Tag Archives | central banks

“Reservations are no longer necessary at many high-end restaurants”

Think back a moment to September 16 2008.  Newly released transcripts analysed by the Wall Street Journal and Financial Times reveal for the first time what was really going on that day at the world’s most important central bank. Lehman Bros, one of Wall Street’s largest investment banks, had just gone bust.  Merrill Lynch, another giant, had […]

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Global economy approaches a T-junction

Intuition’s great benefit is that it provides a different perspective.  Thus the intuitive concept behind the launch of the IeC Downturn Monitor was that April 2011 would prove a watershed moment for policymakers’ Recovery Scenario after 2008′s financial crisis.  Their Scenario essentially had two elements: Acting as a ‘lender of last resort’ when the major banks stopped lending to each other and the […]

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The trend is your friend, until it isn’t

Investing in today’s financial markets is relatively easy.  You simply have to believe that governments in the US, Japan and Europe will continue to provide plenty of free cash to investors as part of their Recovery Scenario of a quick return to ‘normal growth’.  It doesn’t matter whether the investor believes in the Scenario, the driver is simply the fear of […]

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Can oil prices stay at $100/bbl forever?

Sometimes the blog’s mind goes back to its happy days in Houston, Texas, when it set up and ran ICI’s feedstock and petchems trading office.  And it thinks through the factors that it would have considered when deciding whether to buy, sell or sit on the sidelines. The memory came back during last week’s lively ACS webinar, when […]

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Growth remains below SuperCycle trend, whilst debt is building

Whisper it quietly, so as not to disturb policymakers’ dreams.  But the charts above from the Financial Times confirm, as if proof were needed, that their policies of the past 5 years haven’t worked. The charts compare trends in economic growth in the world’s two largest economies, the Eurozone and the USA.   As the arrows indicate, both are […]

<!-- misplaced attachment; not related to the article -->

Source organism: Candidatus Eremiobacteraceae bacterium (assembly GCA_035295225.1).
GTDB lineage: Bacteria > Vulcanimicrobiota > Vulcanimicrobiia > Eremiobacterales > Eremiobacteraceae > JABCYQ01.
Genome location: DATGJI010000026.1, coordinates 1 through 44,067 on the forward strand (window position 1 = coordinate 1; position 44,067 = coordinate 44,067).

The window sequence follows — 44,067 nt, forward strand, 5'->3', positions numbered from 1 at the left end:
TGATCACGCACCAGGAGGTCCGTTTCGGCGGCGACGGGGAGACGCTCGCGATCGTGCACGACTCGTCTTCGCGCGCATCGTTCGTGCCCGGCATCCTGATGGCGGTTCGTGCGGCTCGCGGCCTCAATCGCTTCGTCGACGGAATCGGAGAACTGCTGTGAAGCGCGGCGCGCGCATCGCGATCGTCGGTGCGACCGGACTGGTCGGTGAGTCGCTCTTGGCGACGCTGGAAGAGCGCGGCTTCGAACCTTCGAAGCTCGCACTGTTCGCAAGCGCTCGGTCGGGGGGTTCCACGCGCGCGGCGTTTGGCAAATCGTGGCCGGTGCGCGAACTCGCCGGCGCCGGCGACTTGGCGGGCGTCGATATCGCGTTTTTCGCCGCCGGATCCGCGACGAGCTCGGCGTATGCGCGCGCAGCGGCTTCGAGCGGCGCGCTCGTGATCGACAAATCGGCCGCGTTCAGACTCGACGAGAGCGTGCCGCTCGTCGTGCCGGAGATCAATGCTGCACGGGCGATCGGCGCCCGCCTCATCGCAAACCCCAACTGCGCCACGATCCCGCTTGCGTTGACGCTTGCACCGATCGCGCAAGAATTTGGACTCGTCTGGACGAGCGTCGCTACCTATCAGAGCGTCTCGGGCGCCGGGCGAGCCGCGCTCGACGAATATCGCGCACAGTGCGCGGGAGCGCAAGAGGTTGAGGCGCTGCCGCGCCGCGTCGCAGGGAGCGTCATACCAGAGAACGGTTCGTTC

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“I’m Sorry, America” says Fed’s official responsible for QE operations

Over the years, the blog has been very critical of the quality of people appointed by the US Federal Reserve to undertake the actual trading involved in its ‘Quantitative Easing’ (QE) programmes: In October 2008, it felt “distinctly underwhelmed” by news that the person supervising decisions on which financial institutions should live or die during the peak of the Crisis […]

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Benzene highlights rising risks in financial markets

The blog is busy preparing its presentations for its World Aromatics and Derivatives Conference later this month, co-organised as always with ICIS.  As well as looking at the impact of the transition to the New Normal, it will be investigating the current state of benzene markets.  These are always an excellent leading indicator for the global […]

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Benzene challenges financial markets’ rosy view of the outlook

This is Budget week, when the blog prepares to present its Budget Outlook for 2014-16.  On Saturday, it reviewed its 2012 forecast.  And starting tomorrow, it will analyse auto markets – as these are the largest single driver of demand - before issuing its 2014 Outlook next Saturday. The chart above presents the dilemma facing companies, […]

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Most major financial markets have doubled since 2009 lows

The period since March 2009 has been a wonderful time for most investors in the major markets.  As the blog’s 6-monthly update shows, almost every index has increased, and by large amounts: Russia has been the biggest winner, up 151%, due to its oil and gas export position The US is up 147%, as the […]

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Pimco warns on “negative impacts” of central bank policiy

A new report from Pimco, the world’s largest bond fund manager, makes it clear they share the blog’s worries about the increasingly negative impact of western central bank policy: “Central banks have reached a critical inflection point in which the negatives of their aggressive policies may be outweighing the positives and in fact hampering growth. […]

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